Crown Preference, where HMRC have preferential status in insolvencies (removed in 2003 by the Enterprise Act 2002) will be restored from 1 December 2020. This will include all amounts collected on behalf of HMRC but unpaid before that date, including any COVID-19-related deferrals and existing Time to Pay arrangements. As an involuntary creditor, HMRC estimates the current annual loss to the Treasury through insolvency as c£185m. However, the reinstatement of Crown Preference is likely to create some adverse conditions for business and may render rescue lending less flexible.
HMRC’s revised status coincides with other pressures, including the Finance Act 2020 increase in the Prescribed Part (the amount set aside for unsecured creditors). Restructuring options in the Corporate Insolvency and Governance Act 2020 may also affect how lenders respond in distressed situations.
What could be the impact on lenders?
Lenders are still open for business, but will be exposed to increased credit risk where lending is not fully covered by fixed charge security. To redress the balance, Lenders may seek additional personal guarantees and/or increased security to mitigate this impact, and adjust prices accordingly. They will seek to reduce floating charge exposure and maximise fixed charge lending. Inventory-based lending will be particularly affected as ABLs seek higher reserves to mitigate against any loss in an insolvency.
Lenders are likely to take a robust position around new or extended lending, and funding for growth at renewal may be unavailable, or at least harder to obtain where leverage against existing fixed charge security is high. Supplier credit terms could be affected, where unsecured suppliers perceive a lower recovery in the event of insolvency, and these terms may become stricter if credit insurance is harder to obtain.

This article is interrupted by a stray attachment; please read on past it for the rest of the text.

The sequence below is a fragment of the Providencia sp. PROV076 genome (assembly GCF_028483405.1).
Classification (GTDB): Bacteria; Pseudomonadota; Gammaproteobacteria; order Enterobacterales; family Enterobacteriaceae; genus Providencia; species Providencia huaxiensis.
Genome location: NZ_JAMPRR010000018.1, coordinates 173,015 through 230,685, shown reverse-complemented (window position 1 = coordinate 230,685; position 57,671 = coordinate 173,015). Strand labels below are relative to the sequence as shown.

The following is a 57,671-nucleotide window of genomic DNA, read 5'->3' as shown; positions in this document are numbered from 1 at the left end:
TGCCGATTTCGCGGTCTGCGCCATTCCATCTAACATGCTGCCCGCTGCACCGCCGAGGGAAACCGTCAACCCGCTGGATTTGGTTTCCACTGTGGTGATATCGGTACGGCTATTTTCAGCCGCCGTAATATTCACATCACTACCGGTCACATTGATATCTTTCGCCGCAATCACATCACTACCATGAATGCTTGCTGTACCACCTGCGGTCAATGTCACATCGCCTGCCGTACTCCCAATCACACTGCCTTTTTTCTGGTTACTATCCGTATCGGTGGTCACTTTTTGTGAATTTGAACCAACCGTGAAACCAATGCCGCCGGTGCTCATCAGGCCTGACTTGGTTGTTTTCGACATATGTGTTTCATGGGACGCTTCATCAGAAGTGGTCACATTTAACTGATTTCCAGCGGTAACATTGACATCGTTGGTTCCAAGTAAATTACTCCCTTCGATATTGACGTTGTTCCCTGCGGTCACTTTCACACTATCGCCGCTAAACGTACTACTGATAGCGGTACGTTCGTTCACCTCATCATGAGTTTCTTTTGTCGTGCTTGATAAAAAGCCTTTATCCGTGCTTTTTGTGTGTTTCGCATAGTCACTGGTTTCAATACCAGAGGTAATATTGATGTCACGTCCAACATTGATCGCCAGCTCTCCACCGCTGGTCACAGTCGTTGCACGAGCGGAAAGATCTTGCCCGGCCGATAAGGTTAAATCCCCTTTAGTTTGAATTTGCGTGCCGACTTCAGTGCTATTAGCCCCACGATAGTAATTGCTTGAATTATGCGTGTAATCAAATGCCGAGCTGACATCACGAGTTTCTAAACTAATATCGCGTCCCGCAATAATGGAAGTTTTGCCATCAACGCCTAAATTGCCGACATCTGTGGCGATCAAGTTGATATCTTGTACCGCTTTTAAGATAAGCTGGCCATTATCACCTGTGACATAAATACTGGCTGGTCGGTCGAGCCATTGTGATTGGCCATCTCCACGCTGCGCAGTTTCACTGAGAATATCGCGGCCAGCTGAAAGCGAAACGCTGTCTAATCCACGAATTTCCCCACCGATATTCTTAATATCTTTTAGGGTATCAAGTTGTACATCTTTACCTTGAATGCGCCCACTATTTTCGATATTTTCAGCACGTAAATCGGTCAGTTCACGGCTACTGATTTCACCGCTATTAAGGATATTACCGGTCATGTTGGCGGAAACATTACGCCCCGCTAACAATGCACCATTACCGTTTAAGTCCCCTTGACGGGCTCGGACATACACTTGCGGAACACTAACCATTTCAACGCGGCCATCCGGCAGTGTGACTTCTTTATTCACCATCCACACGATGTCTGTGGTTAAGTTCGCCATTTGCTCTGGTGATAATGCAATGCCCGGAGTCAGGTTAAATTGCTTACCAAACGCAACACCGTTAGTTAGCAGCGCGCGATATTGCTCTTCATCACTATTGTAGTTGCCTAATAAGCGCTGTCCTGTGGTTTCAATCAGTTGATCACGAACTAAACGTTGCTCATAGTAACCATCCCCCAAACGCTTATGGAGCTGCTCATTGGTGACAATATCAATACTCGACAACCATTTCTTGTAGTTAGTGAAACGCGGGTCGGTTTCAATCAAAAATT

For some years, mainstream lenders have ensured their exposure is minimised through fixed charge securities. The impact will therefore be greater for those secondary lenders.
It is those lenders reliant on floating charges that are likely to be much more proactive in wanting to understand the build-up of any debt arrears to HMRC, bearing in mind that the debts accumulated prior to 1 December 2020 will be captured by the preference.
What will the change mean for business owners?
Directors with personal guarantees may find that in the event of insolvency, there will be reduced assets available for secured debt repayment. This could result in a larger shortfall to the secured creditors and potentially much higher personal exposure if personal guarantees have been given.
Funding for growth or recovery could be stifled, and renewal of loans may prove more expensive. Administrative costs are also likely to increase as reporting requirements become more onerous.
CVAs are likely to be more challenging. HMRC may be less supportive of Time to Pay/business rescues and may be more likely to put companies into insolvency processes. It is possible that the HMRC will be more aggressive with non-payers (although this could be politically problematic). The flip side is that HMRC may actually become more passive and support a greater number of TTPs on the basis that recovery will be more certain as a consequence of its new status.
Unsecured creditors (potentially small businesses, such as suppliers, contractors and customers) will be pushed farther down the payment waterfall, which will erode further their chance of recovery, adding an extra layer of risk for all suppliers.
Understanding the consequences of the reinstatement
Crown Preference will undoubtedly have consequences. We recommend director’s consider the potential impact on their businesses and take advice in order to understand what these changes may mean for them.
To discuss anything you have read in the article or to give you room to make the right strategic decisions for your business, please get in touch with one of our tax or business restructuring team who will be happy to help.